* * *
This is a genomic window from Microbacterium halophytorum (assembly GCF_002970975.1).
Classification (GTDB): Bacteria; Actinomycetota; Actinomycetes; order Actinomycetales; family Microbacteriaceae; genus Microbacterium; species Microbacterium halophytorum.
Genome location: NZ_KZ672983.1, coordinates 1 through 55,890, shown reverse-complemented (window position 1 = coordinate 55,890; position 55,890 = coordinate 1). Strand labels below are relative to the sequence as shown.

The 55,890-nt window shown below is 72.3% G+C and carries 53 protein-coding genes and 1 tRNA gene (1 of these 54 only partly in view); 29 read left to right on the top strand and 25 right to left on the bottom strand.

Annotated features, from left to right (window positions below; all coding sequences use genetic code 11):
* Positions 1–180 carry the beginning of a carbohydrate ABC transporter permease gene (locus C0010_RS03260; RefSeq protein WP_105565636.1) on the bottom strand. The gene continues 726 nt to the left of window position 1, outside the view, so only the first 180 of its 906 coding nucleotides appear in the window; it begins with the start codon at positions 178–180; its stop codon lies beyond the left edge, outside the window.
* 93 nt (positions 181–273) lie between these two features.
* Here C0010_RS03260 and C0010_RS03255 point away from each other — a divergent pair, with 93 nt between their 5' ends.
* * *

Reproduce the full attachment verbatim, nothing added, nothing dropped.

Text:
This is a genomic window from Microbacterium halophytorum (assembly GCF_002970975.1).
Classification (GTDB): Bacteria; Actinomycetota; Actinomycetes; order Actinomycetales; family Microbacteriaceae; genus Microbacterium; species Microbacterium halophytorum.
Genome location: NZ_KZ672983.1, coordinates 1 through 55,890, shown reverse-complemented (window position 1 = coordinate 55,890; position 55,890 = coordinate 1). Strand labels below are relative to the sequence as shown.

The 55,890-nt window shown below is 72.3% G+C and carries 53 protein-coding genes and 1 tRNA gene (1 of these 54 only partly in view); 29 read left to right on the top strand and 25 right to left on the bottom strand.

Annotated features, from left to right (window positions below; all coding sequences use genetic code 11):
* Positions 1–180 carry the beginning of a carbohydrate ABC transporter permease gene (locus C0010_RS03260; RefSeq protein WP_105565636.1) on the bottom strand. The gene continues 726 nt to the left of window position 1, outside the view, so only the first 180 of its 906 coding nucleotides appear in the window; it begins with the start codon at positions 178–180; its stop codon lies beyond the left edge, outside the window.
* 93 nt (positions 181–273) lie between these two features.
* Here C0010_RS03260 and C0010_RS03255 point away from each other — a divergent pair, with 93 nt between their 5' ends.